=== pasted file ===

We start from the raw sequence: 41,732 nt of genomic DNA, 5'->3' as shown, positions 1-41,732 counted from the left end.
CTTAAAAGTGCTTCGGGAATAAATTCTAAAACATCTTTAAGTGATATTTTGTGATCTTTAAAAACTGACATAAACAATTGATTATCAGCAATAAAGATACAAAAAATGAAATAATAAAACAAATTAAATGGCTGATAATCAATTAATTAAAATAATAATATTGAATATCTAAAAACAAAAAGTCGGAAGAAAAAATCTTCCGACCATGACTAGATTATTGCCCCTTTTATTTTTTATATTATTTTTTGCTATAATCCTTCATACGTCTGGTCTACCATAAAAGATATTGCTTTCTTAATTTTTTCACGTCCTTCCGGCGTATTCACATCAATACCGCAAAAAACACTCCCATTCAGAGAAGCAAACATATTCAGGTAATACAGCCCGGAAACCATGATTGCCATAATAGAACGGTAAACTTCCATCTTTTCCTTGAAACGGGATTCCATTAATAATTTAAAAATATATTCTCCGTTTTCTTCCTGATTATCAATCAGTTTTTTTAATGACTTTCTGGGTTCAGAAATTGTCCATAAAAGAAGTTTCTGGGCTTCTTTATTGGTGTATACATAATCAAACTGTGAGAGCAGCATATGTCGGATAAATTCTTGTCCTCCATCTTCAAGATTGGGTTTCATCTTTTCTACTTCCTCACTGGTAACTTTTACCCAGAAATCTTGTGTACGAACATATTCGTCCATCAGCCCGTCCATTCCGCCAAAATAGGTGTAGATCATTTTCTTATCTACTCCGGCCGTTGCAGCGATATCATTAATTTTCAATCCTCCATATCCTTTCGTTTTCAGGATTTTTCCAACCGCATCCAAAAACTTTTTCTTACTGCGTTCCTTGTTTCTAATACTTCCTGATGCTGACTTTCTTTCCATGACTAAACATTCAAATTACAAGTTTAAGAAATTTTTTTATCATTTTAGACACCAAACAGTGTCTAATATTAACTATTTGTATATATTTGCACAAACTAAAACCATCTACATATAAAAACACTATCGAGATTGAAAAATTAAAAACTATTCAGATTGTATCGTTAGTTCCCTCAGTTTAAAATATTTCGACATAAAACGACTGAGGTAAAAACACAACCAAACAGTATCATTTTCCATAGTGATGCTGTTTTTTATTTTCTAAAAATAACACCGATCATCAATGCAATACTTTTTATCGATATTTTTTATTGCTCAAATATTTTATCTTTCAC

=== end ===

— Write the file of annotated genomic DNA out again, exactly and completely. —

We start from the raw sequence: 41,732 nt of genomic DNA, 5'->3' as shown, positions 1-41,732 counted from the left end.
CTTAAAAGTGCTTCGGGAATAAATTCTAAAACATCTTTAAGTGATATTTTGTGATCTTTAAAAACTGACATAAACAATTGATTATCAGCAATAAAGATACAAAAAATGAAATAATAAAACAAATTAAATGGCTGATAATCAATTAATTAAAATAATAATATTGAATATCTAAAAACAAAAAGTCGGAAGAAAAAATCTTCCGACCATGACTAGATTATTGCCCCTTTTATTTTTTATATTATTTTTTGCTATAATCCTTCATACGTCTGGTCTACCATAAAAGATATTGCTTTCTTAATTTTTTCACGTCCTTCCGGCGTATTCACATCAATACCGCAAAAAACACTCCCATTCAGAGAAGCAAACATATTCAGGTAATACAGCCCGGAAACCATGATTGCCATAATAGAACGGTAAACTTCCATCTTTTCCTTGAAACGGGATTCCATTAATAATTTAAAAATATATTCTCCGTTTTCTTCCTGATTATCAATCAGTTTTTTTAATGACTTTCTGGGTTCAGAAATTGTCCATAAAAGAAGTTTCTGGGCTTCTTTATTGGTGTATACATAATCAAACTGTGAGAGCAGCATATGTCGGATAAATTCTTGTCCTCCATCTTCAAGATTGGGTTTCATCTTTTCTACTTCCTCACTGGTAACTTTTACCCAGAAATCTTGTGTACGAACATATTCGTCCATCAGCCCGTCCATTCCGCCAAAATAGGTGTAGATCATTTTCTTATCTACTCCGGCCGTTGCAGCGATATCATTAATTTTCAATCCTCCATATCCTTTCGTTTTCAGGATTTTTCCAACCGCATCCAAAAACTTTTTCTTACTGCGTTCCTTGTTTCTAATACTTCCTGATGCTGACTTTCTTTCCATGACTAAACATTCAAATTACAAGTTTAAGAAATTTTTTTATCATTTTAGACACCAAACAGTGTCTAATATTAACTATTTGTATATATTTGCACAAACTAAAACCATCTACATATAAAAACACTATCGAGATTGAAAAATTAAAAACTATTCAGATTGTATCGTTAGTTCCCTCAGTTTAAAATATTTCGACATAAAACGACTGAGGTAAAAACACAACCAAACAGTATCATTTTCCATAGTGATGCTGTTTTTTATTTTCTAAAAATAACACCGATCATCAATGCAATACTTTTTATCGATATTTTTTATTGCTCAAATATTTTATCTTTCAC